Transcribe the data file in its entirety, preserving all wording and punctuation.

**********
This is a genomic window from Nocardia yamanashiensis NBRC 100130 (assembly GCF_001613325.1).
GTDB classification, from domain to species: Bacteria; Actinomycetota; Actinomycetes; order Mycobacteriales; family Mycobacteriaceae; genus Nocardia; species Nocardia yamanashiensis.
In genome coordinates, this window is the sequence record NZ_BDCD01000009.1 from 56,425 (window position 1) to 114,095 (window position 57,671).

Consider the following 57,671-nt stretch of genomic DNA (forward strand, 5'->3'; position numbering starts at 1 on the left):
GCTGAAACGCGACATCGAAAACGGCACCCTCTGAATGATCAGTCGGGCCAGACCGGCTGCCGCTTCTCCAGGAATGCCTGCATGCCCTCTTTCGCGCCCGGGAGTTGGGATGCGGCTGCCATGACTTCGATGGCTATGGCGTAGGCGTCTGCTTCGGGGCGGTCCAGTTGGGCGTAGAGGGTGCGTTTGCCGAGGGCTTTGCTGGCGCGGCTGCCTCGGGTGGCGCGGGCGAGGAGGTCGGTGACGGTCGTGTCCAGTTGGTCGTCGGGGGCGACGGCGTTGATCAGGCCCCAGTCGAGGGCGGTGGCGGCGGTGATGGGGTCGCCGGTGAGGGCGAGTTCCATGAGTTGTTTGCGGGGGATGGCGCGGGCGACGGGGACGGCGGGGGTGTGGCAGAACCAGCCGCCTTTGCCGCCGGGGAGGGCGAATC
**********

This is a genomic window from Nocardia yamanashiensis NBRC 100130 (assembly GCF_001613325.1).
GTDB classification, from domain to species: Bacteria; Actinomycetota; Actinomycetes; order Mycobacteriales; family Mycobacteriaceae; genus Nocardia; species Nocardia yamanashiensis.
In genome coordinates, this window is the sequence record NZ_BDCD01000009.1 from 56,425 (window position 1) to 114,095 (window position 57,671).

Consider the following 57,671-nt stretch of genomic DNA (forward strand, 5'->3'; position numbering starts at 1 on the left):
GCTGAAACGCGACATCGAAAACGGCACCCTCTGAATGATCAGTCGGGCCAGACCGGCTGCCGCTTCTCCAGGAATGCCTGCATGCCCTCTTTCGCGCCCGGGAGTTGGGATGCGGCTGCCATGACTTCGATGGCTATGGCGTAGGCGTCTGCTTCGGGGCGGTCCAGTTGGGCGTAGAGGGTGCGTTTGCCGAGGGCTTTGCTGGCGCGGCTGCCTCGGGTGGCGCGGGCGAGGAGGTCGGTGACGGTCGTGTCCAGTTGGTCGTCGGGGGCGACGGCGTTGATCAGGCCCCAGTCGAGGGCGGTGGCGGCGGTGATGGGGTCGCCGGTGAGGGCGAGTTCCATGAGTTGTTTGCGGGGGATGGCGCGGGCGACGGGGACGGCGGGGGTGTGGCAGAACCAGCCGCCTTTGCCGCCGGGGAGGGCGAATC